Some things are impossible to rationalize away. The awareness of "it's all on me" is inescapable for single parents. Nobody works harder and few face more obstacles. The balance of competing demands is precarious at best. When substance abuse becomes part of the mix, balance becomes unattainable and we begin a descent in which we place those we love most.
Single Parents are 'At Risk'
The demands of daily life for a single mom or dad place us at a higher risk for substance abuse and addiction. Too many of us are socially isolated and lacking natural supports. We live with higher financial stress and our schedules are anything but manageable. We're focused on the needs of our children and denying our own.
Some of us sought comfort in a drink after the kids were in bed. Some of us used just to get through the day. Some of us only stopped using due to pregnancy and some of us never stopped at all.
We live our lives at 100mph and stopping anything seems impossible.
"Lines in the Sand"
Every addict engages in ongoing negotiations with self. We establish lines we won't cross in order to derive a sense of security. There's a point in the progression of addiction in which we've crossed too many of them. Yet even when self-preservation is conspicuously absent, we often maintain a strong awareness and protectiveness of our children.
We're told that we have to get sober for ourselves and it's unimaginable. I'm often asked, "Is it okay to do it for my kids?" Hell yes, it is! There's no bad reason to get clean and sober. We're willing to go through hell for our kids. The turning point in recovery comes for many of us when we're ready to get out of hell for our kids.
Overcoming Stigma & Shame
Of all the judgments a person fears and anticipates in seeking help for addiction, admitting that our children are affected is the greatest. We expect to be condemned for what we see as our weakness. Our isolation and fears are compounded by what we project.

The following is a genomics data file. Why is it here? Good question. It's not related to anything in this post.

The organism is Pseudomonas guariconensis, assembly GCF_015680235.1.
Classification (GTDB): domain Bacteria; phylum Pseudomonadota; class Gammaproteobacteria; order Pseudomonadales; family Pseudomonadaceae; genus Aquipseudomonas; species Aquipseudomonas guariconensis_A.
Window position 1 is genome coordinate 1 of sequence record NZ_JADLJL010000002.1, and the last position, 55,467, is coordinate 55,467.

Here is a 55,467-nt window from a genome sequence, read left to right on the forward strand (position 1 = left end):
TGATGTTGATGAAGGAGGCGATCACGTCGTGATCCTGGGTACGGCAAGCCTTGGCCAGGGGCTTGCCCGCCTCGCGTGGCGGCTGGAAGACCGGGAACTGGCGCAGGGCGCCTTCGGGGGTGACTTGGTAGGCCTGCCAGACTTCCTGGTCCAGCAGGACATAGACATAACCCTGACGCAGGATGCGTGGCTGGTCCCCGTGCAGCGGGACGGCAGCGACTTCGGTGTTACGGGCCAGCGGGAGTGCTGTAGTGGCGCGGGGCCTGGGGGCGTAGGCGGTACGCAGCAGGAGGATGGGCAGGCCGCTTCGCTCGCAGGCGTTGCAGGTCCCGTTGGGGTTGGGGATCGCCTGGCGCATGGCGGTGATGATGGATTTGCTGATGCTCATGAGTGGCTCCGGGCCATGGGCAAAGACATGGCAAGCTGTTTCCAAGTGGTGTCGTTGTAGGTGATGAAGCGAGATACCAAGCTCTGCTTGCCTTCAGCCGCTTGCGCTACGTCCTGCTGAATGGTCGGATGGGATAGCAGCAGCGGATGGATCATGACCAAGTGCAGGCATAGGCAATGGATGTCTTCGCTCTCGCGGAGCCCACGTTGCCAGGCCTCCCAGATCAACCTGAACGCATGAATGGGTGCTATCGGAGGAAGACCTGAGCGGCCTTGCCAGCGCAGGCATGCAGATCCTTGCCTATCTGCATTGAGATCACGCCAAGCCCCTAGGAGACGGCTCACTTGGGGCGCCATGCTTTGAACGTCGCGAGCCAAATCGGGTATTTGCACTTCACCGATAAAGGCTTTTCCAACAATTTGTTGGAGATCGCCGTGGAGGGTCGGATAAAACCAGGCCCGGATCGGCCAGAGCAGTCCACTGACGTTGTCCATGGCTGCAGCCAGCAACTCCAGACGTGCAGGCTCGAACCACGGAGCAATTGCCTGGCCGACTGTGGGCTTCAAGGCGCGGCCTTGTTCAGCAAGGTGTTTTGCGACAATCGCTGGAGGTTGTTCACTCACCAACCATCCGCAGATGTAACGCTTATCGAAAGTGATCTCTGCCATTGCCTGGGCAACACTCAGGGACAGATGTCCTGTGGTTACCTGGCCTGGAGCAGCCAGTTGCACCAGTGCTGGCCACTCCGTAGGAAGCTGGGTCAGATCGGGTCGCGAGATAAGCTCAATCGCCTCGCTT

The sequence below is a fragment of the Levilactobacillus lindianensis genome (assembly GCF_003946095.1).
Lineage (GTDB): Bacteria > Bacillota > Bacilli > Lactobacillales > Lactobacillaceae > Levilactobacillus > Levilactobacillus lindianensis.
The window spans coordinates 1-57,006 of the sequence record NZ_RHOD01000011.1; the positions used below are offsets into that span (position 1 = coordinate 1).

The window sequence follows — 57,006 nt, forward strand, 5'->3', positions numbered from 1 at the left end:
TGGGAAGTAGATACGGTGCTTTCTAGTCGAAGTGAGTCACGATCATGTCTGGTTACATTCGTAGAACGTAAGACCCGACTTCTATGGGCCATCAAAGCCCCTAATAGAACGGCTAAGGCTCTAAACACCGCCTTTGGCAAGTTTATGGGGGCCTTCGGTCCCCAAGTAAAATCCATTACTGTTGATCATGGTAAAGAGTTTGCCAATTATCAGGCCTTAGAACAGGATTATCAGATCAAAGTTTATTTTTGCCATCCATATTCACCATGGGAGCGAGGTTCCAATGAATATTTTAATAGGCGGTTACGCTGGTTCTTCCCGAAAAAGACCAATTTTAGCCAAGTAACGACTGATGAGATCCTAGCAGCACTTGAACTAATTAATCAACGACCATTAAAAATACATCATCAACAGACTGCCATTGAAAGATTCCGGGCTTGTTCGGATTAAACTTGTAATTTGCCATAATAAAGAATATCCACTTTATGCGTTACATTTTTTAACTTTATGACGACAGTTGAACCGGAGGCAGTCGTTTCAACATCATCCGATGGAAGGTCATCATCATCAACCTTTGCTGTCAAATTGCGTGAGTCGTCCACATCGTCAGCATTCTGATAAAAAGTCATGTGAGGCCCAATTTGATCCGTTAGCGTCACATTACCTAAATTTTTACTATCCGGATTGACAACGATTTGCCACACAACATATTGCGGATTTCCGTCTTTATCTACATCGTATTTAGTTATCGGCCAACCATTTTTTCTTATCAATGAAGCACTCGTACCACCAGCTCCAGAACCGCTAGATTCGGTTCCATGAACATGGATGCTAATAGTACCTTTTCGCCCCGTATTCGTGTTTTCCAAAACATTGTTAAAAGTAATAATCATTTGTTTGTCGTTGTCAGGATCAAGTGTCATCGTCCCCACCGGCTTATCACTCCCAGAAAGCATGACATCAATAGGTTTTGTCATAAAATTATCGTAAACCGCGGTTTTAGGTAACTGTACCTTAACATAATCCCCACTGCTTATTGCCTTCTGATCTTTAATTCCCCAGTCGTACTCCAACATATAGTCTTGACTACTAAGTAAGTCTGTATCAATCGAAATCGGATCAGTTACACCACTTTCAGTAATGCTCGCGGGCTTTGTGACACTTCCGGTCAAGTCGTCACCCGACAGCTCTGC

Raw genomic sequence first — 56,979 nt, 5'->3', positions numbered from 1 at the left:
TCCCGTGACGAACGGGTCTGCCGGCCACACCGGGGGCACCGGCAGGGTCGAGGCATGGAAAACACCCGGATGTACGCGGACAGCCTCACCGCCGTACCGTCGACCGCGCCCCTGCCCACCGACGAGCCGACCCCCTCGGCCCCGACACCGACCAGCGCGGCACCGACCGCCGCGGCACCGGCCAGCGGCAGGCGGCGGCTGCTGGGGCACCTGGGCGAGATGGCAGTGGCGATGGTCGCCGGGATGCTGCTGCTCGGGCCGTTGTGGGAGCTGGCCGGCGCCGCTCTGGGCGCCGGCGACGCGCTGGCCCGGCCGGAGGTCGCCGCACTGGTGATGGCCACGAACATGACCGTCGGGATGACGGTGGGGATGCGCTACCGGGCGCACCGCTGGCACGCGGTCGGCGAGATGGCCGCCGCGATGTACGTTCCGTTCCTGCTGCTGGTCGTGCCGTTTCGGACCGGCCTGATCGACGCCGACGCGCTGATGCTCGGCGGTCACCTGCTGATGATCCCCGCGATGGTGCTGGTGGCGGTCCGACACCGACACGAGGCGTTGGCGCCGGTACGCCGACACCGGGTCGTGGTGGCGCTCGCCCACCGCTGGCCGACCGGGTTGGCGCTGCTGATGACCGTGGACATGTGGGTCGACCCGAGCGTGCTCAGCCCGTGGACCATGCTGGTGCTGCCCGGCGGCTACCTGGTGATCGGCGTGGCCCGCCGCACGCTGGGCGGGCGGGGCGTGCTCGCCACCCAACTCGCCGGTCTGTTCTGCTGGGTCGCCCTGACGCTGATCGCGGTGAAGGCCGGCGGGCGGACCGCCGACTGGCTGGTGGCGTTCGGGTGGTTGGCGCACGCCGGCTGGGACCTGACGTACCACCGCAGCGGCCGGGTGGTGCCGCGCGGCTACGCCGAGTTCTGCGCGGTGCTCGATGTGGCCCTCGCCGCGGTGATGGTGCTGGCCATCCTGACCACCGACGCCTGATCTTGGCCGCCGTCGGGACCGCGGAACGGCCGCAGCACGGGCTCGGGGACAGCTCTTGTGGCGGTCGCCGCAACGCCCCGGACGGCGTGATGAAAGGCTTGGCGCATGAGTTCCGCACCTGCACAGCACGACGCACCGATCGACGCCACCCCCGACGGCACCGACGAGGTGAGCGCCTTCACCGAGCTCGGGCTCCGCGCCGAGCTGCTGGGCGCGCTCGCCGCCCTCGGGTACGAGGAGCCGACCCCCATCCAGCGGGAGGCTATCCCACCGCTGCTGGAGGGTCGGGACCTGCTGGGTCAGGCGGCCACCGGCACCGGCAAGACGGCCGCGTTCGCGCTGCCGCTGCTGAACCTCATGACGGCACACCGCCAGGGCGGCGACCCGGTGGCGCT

Talk to People Who Get It
There are countless reasons why I recommend folks to 12-step programs. First and foremost, I know that no one who truly understands addiction will judge a person for where their disease has taken them. I understand it's intimidating to talk with folks who have attained long-term sobriety, but I hasten to point out that they only got there because some good folks helped them out of their wreckage.
AA and NA tend to be the best starting points. They're free, widely available, and filled with folks on similar journeys. I've never met folks who are more genuine and generous with their time. The benefit of contacts, friends, and sponsors in staying sober and changing our lives cannot be overstated. People in recovery tend to be the most knowledgeable regarding resources for folks in dire straits. They can also tell you:
How to Choose Professional Support
Along with a primary care physician, recovery supports are often our best option for determining what happens next. If rehab cannot be an option due to the needs of our children, we might explore a rapid detox program. If this too is unachievable, we look to Intensive Outpatient Programs/Day Treatment, or to the least intrusive: outpatient individual and group counseling. In the absence of a plan we falter. Knowing the steps and taking them affords us hope.
It's reasonable to fear that professionals might report our circumstances to Child Protective Services. The real threshold for legally mandated reporting includes a fair amount of gray area. I encourage folks to judge and choose professionals based on their reputation in recovery communities. I also find that those of us who work in the field and are open about being in recovery ourselves tend to be the most supportive.
If your fear of potentially having Human Services involvement is going to stop you then know this: We cannot report what you don't tell us. Alternatively, ask us hypothetical questions: "If I were to tell you A, B, and C, would you have to share that information?"
The best of us will simply spell it out for you and we won't ask you to trust us. We'll support you in coming to trust yourself.
- About the author Jim LaPierre:
- My story is I'm forever a work in progress and I love connecting with REAL people who are doing great things. I'm blessed to be making a living doing something I love. I'm a proud dad and the luckiest husband ever. I'm an aspiring author - check out my recovery blog at: recoveryrocks.bangordailynews.com Thanks! Jim
Page last updated Feb 08, 2016